WHO is sounding the alarm: the majority of Europeans are overweight

  • Fairy Halberstadt

    OfFairy Halberstadt


During a press conference, the WHO reports on the rise in obesity in Europe. Obesity can have serious health consequences.

According to the World Health Organization (WHO), overweight and obesity (obesity) have reached “epidemic proportions” in Europe. One in six adults and almost one in three children are overweight. This is indicated by a report presented Tuesday, May 3 in Copenhagen, at a press conference. Thus, obesity is responsible for more than 1.3 million deaths per year.

According to the WHO, obesity is a complex disease that increases the risk of many diseases. It’s not just about non-communicable diseases like cancer, cardiovascular disease, type 2 diabetes and chronic respiratory disease. The disease is also considered a risk factor for at least 13 different types of cancer. The World Health Organization reports that obesity will overtake smoking as the leading cause of cancer in some countries.

Obesity in Europe at “epidemic proportions”: WHO sounds the alarm

The head of the WHO Office for the Prevention of Non-Communicable Diseases, Kremlin Wickramasinghe, called for a multi-pronged approach. The report also calls businesses, media and religious leaders to account. Concepts include restricting the marketing of unhealthy foods to children, taxing sugary drinks and adjusting health care. Possible measures are described in more detail on the WHO website:

  • Implementing fiscal interventions (such as taxing sugar-sweetened beverages or subsidizing healthy foods).
  • Restrict the marketing of unhealthy foods to children.
  • Improve access to primary health care services for weight management within the framework of universal health coverage.
  • Efforts to improve diet and physical activity across the lifespan, including through antenatal and prenatal care and the promotion of breastfeeding, school-based interventions, and interventions to create supportive environments accessibility and affordability of healthy foods and opportunities improve physical activity.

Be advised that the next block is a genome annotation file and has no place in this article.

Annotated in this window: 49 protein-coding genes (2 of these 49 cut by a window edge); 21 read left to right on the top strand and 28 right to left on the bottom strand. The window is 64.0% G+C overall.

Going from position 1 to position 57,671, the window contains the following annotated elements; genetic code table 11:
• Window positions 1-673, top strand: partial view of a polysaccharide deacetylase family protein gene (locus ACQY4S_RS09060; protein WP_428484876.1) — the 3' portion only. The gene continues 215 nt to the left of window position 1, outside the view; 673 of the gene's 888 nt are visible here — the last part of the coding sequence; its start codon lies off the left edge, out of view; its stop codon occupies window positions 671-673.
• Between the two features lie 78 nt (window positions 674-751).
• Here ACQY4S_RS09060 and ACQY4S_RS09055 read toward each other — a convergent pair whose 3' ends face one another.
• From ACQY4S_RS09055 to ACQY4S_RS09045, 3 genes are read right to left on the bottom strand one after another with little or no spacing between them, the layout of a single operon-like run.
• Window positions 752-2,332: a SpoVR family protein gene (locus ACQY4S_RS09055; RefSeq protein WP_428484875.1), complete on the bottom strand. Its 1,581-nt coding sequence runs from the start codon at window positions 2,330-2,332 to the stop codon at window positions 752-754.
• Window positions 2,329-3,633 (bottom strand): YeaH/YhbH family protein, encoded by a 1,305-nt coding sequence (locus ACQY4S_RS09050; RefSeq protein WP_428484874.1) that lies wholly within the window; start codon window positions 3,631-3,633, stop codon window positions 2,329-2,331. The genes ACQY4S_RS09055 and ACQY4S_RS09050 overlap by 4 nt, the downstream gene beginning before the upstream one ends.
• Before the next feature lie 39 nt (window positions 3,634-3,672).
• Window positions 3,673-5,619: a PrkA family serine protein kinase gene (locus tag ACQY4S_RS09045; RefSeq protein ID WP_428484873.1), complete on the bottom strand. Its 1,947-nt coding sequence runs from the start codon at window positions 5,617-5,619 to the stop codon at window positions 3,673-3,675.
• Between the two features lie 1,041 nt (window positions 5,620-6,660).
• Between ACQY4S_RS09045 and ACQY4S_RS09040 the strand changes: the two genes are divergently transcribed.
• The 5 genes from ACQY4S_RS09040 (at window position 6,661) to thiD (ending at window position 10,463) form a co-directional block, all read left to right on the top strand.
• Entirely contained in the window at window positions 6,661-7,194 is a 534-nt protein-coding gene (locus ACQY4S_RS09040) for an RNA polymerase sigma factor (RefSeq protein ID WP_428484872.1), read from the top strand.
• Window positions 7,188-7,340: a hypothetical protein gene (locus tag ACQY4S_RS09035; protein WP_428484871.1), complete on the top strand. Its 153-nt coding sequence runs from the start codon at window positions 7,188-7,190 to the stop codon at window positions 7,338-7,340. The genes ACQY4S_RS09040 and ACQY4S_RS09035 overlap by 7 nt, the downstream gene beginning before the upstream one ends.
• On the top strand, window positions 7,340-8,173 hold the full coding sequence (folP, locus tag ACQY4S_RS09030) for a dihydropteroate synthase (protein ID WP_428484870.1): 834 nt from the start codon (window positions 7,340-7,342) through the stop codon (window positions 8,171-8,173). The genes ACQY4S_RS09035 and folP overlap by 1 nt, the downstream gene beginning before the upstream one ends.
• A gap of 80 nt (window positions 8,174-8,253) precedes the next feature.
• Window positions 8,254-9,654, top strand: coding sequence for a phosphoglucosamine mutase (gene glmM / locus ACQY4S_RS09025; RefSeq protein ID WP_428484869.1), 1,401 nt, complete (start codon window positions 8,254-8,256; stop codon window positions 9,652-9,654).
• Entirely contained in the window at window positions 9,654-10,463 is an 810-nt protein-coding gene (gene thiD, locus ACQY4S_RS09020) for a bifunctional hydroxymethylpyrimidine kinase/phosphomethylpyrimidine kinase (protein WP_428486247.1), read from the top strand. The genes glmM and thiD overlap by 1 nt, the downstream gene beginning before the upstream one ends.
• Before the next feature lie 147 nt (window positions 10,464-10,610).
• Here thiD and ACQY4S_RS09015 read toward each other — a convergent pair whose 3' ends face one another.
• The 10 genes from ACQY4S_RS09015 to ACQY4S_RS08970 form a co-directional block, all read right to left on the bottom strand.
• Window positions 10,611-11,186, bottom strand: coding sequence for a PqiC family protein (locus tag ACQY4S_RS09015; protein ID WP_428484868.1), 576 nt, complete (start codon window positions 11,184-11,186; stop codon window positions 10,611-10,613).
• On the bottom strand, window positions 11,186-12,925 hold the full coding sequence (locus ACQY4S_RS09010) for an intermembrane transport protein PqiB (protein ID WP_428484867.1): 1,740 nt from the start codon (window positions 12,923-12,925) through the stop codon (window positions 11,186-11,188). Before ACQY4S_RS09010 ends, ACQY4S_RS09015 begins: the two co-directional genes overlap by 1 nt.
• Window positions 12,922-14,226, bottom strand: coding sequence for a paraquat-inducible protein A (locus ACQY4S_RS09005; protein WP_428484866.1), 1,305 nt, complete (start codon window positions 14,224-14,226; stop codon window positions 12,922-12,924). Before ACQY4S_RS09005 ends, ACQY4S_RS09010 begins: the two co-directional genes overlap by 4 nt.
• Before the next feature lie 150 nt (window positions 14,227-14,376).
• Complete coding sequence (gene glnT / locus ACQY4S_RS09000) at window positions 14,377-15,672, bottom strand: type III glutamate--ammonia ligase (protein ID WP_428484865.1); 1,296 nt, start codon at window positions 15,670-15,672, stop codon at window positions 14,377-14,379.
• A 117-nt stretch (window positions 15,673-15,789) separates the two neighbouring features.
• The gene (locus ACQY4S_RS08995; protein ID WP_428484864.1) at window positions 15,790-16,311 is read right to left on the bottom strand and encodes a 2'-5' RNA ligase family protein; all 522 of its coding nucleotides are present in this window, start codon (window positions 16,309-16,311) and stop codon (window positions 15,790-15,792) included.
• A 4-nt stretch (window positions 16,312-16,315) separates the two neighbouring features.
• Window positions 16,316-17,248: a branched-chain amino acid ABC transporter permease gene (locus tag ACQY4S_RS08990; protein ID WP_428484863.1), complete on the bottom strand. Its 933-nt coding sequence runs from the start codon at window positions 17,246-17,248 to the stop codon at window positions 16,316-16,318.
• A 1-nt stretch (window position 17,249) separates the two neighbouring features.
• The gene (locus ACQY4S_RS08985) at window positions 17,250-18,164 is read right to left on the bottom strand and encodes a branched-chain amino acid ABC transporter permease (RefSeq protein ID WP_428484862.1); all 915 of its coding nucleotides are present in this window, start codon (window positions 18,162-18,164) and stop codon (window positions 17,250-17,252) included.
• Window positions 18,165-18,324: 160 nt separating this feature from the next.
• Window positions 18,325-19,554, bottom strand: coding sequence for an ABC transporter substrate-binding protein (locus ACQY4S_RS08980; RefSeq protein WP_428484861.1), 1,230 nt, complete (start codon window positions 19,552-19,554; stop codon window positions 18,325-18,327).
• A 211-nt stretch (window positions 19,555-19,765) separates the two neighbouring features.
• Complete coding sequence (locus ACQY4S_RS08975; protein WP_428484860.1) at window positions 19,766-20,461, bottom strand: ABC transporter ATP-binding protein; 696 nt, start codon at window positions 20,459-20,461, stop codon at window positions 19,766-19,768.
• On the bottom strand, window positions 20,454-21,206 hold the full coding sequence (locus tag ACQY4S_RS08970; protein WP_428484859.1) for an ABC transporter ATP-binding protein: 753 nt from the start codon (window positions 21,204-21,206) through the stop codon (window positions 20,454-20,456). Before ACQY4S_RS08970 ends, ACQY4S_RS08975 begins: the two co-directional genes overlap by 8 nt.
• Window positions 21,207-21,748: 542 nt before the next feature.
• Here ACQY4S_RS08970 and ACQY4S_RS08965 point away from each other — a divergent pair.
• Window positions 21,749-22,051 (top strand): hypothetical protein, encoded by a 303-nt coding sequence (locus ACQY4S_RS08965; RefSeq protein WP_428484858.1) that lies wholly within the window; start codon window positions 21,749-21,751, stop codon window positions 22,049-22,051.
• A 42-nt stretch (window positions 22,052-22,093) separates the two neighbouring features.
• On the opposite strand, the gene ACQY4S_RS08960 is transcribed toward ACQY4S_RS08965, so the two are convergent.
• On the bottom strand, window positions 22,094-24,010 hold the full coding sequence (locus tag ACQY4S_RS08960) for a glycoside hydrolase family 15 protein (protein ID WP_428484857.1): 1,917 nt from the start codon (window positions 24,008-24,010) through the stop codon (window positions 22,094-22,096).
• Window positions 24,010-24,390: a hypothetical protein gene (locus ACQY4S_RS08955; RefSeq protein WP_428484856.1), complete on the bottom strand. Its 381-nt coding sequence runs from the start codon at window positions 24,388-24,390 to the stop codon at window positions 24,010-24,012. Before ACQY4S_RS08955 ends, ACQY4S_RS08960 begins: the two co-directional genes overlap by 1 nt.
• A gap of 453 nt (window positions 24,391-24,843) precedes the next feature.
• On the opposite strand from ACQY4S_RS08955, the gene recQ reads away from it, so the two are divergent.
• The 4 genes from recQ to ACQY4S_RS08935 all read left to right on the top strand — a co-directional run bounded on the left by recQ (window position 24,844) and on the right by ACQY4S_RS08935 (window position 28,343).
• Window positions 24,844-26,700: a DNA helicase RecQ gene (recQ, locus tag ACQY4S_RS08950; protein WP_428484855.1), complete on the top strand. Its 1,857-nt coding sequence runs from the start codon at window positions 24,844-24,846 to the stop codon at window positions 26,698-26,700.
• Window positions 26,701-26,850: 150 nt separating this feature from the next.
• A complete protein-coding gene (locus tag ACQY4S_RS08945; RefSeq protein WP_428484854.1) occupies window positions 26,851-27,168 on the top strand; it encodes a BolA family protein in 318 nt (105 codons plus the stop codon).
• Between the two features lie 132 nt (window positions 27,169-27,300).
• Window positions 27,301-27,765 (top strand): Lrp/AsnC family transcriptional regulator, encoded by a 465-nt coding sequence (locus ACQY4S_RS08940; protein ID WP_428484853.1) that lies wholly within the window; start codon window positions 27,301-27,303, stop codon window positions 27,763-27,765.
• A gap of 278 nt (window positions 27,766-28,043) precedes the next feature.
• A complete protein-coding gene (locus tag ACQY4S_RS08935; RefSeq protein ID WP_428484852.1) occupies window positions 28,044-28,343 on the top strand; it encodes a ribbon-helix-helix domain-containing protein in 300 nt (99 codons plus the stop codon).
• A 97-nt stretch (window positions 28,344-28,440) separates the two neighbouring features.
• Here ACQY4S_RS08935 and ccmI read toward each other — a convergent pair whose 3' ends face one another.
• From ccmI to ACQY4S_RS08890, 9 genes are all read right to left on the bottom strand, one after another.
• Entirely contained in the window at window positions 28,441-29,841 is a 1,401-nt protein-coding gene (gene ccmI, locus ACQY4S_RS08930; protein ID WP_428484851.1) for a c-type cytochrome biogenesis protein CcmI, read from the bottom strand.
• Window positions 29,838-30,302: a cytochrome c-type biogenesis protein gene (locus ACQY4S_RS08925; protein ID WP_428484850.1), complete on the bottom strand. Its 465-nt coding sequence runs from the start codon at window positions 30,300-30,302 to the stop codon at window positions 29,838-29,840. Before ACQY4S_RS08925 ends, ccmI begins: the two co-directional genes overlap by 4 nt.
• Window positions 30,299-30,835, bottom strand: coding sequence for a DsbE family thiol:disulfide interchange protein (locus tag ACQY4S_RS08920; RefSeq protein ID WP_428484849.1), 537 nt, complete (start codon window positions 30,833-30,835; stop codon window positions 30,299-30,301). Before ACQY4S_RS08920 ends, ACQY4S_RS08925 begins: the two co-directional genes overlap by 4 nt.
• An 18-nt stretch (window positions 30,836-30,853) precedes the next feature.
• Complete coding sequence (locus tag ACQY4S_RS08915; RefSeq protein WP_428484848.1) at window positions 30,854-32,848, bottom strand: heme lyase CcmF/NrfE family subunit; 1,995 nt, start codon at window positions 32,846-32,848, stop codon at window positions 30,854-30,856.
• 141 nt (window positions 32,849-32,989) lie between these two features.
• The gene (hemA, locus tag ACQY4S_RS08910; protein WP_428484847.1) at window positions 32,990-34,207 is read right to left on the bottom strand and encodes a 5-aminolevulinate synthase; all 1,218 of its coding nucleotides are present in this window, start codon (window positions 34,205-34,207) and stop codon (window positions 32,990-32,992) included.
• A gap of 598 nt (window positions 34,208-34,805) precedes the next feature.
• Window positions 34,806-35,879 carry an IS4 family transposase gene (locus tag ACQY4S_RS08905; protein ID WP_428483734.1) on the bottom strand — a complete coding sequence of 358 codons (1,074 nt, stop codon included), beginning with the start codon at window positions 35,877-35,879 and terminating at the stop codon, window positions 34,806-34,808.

Obesity: more and more people in Europe are overweight

The corona pandemic has also contributed to the rising obesity rate. As the WHO writes, he “came during the pandemic […] adverse changes in diets and exercise habits that will impact the health of the population for years to come and will require significant efforts to reverse them.

According to WHO Europe, people with a body mass index of 25 or more are considered overweight and those over 30 are considered obese.

© Lino Mirgeler/dpa

The highest rates of overweight and obesity are found in Mediterranean and Eastern European countries. Obesity is more common in less educated households than in more educated households. At the top of the list of countries with widespread obesity is Turkey with nearly 67% overweight, followed by Malta, Israel and Britain. At the bottom of the table are Tajikistan with 45% and Uzbekistan and Kyrgyzstan with 48% each. Germany ranks in the bottom midfield with almost 57%. (F H)

List of sections: © Lino Mirgeler/dpa

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